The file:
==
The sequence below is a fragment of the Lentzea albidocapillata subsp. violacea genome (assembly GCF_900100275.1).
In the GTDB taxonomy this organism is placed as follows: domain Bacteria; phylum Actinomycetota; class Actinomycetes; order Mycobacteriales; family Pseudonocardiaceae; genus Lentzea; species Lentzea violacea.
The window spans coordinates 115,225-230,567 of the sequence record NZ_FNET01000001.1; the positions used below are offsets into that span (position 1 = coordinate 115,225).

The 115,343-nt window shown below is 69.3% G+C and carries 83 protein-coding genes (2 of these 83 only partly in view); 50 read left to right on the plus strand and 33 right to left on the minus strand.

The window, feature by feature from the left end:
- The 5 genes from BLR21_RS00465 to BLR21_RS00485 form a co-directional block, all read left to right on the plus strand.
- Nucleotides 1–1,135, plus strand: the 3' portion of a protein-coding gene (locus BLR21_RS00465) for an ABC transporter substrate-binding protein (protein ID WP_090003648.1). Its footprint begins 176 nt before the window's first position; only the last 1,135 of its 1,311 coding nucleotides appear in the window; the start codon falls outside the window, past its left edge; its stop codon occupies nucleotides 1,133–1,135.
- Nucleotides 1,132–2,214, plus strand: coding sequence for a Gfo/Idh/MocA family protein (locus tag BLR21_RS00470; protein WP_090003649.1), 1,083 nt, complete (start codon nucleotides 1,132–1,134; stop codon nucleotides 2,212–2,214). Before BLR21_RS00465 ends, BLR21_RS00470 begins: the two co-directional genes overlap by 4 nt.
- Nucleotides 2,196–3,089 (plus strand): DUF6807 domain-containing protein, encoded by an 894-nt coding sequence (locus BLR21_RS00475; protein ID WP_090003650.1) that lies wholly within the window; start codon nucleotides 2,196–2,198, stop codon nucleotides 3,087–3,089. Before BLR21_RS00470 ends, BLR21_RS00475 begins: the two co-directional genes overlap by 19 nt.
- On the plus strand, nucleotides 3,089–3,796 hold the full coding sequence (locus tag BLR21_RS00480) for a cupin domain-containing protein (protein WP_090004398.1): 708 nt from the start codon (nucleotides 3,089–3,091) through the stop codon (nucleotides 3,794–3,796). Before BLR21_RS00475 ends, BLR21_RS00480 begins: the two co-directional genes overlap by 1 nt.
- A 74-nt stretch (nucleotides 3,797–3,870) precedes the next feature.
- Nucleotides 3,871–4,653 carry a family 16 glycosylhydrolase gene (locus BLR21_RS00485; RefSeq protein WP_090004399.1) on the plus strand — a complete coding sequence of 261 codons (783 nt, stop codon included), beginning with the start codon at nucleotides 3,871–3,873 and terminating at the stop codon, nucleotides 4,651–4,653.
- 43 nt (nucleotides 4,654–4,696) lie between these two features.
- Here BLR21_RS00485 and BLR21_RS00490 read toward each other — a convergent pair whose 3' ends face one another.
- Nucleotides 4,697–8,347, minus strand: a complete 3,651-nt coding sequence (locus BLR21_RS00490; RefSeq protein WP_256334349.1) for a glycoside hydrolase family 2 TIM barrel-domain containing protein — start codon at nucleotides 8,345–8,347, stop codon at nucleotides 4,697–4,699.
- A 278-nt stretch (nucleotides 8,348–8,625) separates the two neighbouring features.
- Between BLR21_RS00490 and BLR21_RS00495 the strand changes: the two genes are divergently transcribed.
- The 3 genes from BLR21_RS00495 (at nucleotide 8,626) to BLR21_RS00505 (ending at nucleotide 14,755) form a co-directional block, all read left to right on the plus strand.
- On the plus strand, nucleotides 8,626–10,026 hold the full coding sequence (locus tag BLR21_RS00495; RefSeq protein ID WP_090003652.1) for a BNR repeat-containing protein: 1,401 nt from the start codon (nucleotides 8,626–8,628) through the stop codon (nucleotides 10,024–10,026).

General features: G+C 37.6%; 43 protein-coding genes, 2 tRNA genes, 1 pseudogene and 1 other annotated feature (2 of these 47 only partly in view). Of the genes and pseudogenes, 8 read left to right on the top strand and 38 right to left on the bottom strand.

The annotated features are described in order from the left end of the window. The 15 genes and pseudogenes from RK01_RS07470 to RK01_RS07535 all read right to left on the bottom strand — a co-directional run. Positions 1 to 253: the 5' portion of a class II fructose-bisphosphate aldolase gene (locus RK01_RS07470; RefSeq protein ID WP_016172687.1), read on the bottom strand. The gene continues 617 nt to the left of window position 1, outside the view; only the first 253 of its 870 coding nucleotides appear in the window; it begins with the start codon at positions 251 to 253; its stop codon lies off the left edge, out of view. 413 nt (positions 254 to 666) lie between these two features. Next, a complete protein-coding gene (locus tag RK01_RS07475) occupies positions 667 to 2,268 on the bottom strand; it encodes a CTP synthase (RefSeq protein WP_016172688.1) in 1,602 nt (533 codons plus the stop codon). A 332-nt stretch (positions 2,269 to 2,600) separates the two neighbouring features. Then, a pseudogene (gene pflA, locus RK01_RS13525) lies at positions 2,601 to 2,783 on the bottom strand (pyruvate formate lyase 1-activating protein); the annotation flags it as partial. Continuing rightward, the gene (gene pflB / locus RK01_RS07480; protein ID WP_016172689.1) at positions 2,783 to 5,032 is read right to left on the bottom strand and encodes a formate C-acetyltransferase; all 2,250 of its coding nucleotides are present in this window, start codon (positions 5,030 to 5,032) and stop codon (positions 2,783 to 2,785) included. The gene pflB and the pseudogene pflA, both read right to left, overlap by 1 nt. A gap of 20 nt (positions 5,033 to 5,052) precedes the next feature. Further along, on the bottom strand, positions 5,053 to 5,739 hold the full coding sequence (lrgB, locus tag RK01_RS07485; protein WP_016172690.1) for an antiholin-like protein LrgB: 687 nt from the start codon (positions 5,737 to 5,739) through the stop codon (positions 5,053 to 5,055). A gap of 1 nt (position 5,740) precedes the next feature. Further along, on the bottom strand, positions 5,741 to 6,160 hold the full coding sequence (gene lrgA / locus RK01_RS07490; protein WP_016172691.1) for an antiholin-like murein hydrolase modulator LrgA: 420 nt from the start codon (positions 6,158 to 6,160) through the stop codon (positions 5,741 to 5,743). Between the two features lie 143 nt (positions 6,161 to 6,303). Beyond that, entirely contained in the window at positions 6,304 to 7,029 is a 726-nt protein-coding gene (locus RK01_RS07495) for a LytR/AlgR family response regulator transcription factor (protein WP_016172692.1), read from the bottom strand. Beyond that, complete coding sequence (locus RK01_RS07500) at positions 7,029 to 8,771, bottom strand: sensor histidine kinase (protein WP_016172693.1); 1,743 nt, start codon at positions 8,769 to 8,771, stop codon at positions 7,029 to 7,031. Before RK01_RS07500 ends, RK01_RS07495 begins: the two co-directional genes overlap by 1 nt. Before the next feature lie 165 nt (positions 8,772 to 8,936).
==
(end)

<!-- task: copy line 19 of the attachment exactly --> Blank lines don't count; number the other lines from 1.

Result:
- On the plus strand, nucleotides 8,626–10,026 hold the full coding sequence (locus tag BLR21_RS00495; RefSeq protein ID WP_090003652.1) for a BNR repeat-containing protein: 1,401 nt from the start codon (nucleotides 8,626–8,628) through the stop codon (nucleotides 10,024–10,026).